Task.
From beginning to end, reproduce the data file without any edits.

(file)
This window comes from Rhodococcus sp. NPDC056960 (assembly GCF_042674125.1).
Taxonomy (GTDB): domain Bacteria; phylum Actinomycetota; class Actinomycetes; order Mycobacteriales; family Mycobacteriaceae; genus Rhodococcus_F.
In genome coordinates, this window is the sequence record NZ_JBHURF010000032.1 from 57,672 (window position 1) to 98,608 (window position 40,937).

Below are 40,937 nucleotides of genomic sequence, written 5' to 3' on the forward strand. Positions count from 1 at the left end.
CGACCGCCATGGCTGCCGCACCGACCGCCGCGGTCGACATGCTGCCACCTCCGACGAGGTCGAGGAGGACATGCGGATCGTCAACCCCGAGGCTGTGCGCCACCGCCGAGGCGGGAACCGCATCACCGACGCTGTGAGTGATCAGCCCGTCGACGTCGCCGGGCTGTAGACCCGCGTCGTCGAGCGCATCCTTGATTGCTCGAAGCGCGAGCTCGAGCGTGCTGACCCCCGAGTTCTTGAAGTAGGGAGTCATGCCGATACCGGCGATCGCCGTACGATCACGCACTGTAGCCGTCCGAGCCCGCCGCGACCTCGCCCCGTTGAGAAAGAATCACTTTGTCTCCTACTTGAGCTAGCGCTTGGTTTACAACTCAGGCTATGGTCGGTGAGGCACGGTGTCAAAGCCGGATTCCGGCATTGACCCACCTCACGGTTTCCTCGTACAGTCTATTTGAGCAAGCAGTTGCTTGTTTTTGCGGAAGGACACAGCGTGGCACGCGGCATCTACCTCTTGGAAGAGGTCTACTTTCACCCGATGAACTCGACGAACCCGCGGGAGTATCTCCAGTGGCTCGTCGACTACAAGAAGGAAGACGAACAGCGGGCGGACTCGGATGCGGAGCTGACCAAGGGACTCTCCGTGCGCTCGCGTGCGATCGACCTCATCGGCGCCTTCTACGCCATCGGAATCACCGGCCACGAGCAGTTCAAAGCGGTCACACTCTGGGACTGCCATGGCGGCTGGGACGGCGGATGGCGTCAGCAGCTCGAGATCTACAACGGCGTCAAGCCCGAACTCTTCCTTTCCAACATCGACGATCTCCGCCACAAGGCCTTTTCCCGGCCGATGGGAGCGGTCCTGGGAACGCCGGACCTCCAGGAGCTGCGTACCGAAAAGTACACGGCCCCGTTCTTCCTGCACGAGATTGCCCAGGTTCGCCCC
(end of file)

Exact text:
This window comes from Rhodococcus sp. NPDC056960 (assembly GCF_042674125.1).
Taxonomy (GTDB): domain Bacteria; phylum Actinomycetota; class Actinomycetes; order Mycobacteriales; family Mycobacteriaceae; genus Rhodococcus_F.
In genome coordinates, this window is the sequence record NZ_JBHURF010000032.1 from 57,672 (window position 1) to 98,608 (window position 40,937).

Below are 40,937 nucleotides of genomic sequence, written 5' to 3' on the forward strand. Positions count from 1 at the left end.
CGACCGCCATGGCTGCCGCACCGACCGCCGCGGTCGACATGCTGCCACCTCCGACGAGGTCGAGGAGGACATGCGGATCGTCAACCCCGAGGCTGTGCGCCACCGCCGAGGCGGGAACCGCATCACCGACGCTGTGAGTGATCAGCCCGTCGACGTCGCCGGGCTGTAGACCCGCGTCGTCGAGCGCATCCTTGATTGCTCGAAGCGCGAGCTCGAGCGTGCTGACCCCCGAGTTCTTGAAGTAGGGAGTCATGCCGATACCGGCGATCGCCGTACGATCACGCACTGTAGCCGTCCGAGCCCGCCGCGACCTCGCCCCGTTGAGAAAGAATCACTTTGTCTCCTACTTGAGCTAGCGCTTGGTTTACAACTCAGGCTATGGTCGGTGAGGCACGGTGTCAAAGCCGGATTCCGGCATTGACCCACCTCACGGTTTCCTCGTACAGTCTATTTGAGCAAGCAGTTGCTTGTTTTTGCGGAAGGACACAGCGTGGCACGCGGCATCTACCTCTTGGAAGAGGTCTACTTTCACCCGATGAACTCGACGAACCCGCGGGAGTATCTCCAGTGGCTCGTCGACTACAAGAAGGAAGACGAACAGCGGGCGGACTCGGATGCGGAGCTGACCAAGGGACTCTCCGTGCGCTCGCGTGCGATCGACCTCATCGGCGCCTTCTACGCCATCGGAATCACCGGCCACGAGCAGTTCAAAGCGGTCACACTCTGGGACTGCCATGGCGGCTGGGACGGCGGATGGCGTCAGCAGCTCGAGATCTACAACGGCGTCAAGCCCGAACTCTTCCTTTCCAACATCGACGATCTCCGCCACAAGGCCTTTTCCCGGCCGATGGGAGCGGTCCTGGGAACGCCGGACCTCCAGGAGCTGCGTACCGAAAAGTACACGGCCCCGTTCTTCCTGCACGAGATTGCCCAGGTTCGCCCC